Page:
New payment and care delivery methods are beginning to reshape how a unit of care is defined. For example:

  • The Center for Medicare and Medicaid Innovation's Bundled Payments for Care Improvement initiative asks providers to define a single price for a set of services that make up an episode of care.
  • Other initiatives, such as the Pioneer Accountable Care Organization model, are moving toward population-based payment, which will pay providers in the ACO a certain amount per assigned Medicare beneficiary to manage the care of the ACO's assigned beneficiary population.
  • Commercial health plans are developing similar models for bundled and population-based payment.

5. Price transparency will require the commitment and active participation of all stakeholders.
The healthcare payment system is complex. There are many different sources of price and quality information, many different benefit designs for patients that are insured, and an increasing variety of payment models and quality indicators. Given these complexities, providers, payers, patients, and other care purchasers should work together to define and provide the price and quality information that care purchasers need to make informed provider choices. Transparency efforts should also remain flexible to adapt to changing healthcare payment and delivery models.

If successful, these models should provide care purchasers with significantly greater clarity on both the services included within a unit of care and the total price for those services.

In the meantime, health plans and providers have major roles to play in providing price information.

Price information will likely take the form of an estimate or price range, given that unexpected complications may increase the price of care.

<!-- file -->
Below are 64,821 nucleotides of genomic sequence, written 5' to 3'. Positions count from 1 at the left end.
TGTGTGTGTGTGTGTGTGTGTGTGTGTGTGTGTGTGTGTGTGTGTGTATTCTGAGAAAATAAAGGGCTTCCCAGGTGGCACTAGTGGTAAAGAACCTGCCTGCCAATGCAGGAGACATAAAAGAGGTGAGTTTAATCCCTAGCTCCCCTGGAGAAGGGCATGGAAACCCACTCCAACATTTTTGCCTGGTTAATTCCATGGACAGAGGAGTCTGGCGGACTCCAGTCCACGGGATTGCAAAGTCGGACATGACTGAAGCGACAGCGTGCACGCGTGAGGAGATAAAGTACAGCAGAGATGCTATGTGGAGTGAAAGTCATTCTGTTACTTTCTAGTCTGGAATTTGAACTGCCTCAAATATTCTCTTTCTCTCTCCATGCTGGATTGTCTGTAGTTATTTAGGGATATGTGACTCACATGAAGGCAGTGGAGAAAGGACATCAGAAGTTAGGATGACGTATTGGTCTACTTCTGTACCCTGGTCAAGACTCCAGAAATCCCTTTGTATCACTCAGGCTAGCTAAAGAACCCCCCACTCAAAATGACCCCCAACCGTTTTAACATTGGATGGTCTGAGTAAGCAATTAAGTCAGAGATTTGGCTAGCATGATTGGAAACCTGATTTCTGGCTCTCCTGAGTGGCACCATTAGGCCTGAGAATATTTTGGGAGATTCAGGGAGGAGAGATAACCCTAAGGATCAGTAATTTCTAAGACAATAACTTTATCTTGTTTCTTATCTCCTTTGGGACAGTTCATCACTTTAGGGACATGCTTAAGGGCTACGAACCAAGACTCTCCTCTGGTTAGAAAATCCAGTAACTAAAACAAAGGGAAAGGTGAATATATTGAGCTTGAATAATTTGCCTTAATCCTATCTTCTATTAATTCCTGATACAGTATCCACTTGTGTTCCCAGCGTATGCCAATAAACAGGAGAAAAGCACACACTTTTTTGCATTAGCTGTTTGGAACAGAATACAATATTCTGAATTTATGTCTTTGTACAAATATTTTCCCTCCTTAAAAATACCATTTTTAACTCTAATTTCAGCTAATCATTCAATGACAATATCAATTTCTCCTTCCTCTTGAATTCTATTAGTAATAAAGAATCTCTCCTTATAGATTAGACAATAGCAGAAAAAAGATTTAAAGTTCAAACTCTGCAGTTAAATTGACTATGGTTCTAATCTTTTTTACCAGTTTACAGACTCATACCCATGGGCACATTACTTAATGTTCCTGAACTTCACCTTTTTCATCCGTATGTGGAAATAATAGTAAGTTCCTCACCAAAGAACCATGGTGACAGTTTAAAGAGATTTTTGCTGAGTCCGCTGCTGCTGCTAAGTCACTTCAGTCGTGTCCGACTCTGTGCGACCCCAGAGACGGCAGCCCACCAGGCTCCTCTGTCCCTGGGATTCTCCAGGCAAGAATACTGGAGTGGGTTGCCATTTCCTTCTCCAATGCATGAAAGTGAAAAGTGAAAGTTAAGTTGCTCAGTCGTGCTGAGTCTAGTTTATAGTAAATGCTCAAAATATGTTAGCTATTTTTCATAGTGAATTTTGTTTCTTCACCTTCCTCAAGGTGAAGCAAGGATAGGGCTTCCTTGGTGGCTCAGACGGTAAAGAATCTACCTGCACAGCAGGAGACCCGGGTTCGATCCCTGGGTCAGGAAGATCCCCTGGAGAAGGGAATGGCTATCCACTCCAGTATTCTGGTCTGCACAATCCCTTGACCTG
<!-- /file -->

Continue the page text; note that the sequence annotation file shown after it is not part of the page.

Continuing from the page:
All care purchasers have a strong interest in better understanding total price of care. Comparable data on price, quality (including readmission and complication rates), and utilization can help identify high-quality, cost-effective providers to help inform patient choice, benefit design decisions, and clinical referrals.

How to Factor in Clinical Complications

Providers should make clear that they are providing estimated prices for a standard procedure or service, describe what is included in the estimate, and indicate who will pay for any services related to unexpected complications. Some providers have begun to distinguish between avoidable complications, such as a hospital-acquired condition, and unavoidable complications, such as a complication arising from a comorbidity that was not evident prior to a procedure, covering the price of care related to treatment of an avoidable complication.

As providers grow more sophisticated in their pricing capabilities, they should ideally be able to identify common complications associated with a procedure or service, the likelihood of such complications, estimates of the price for treating any such complications, and information on the process by which any significant deviations from the price estimate will be reconciled. In some emerging payment models, such as bundled payment or population-based payment, the risks and associated costs of complications will already be built into the price of care.

Publication Date: Tuesday, March 10, 2015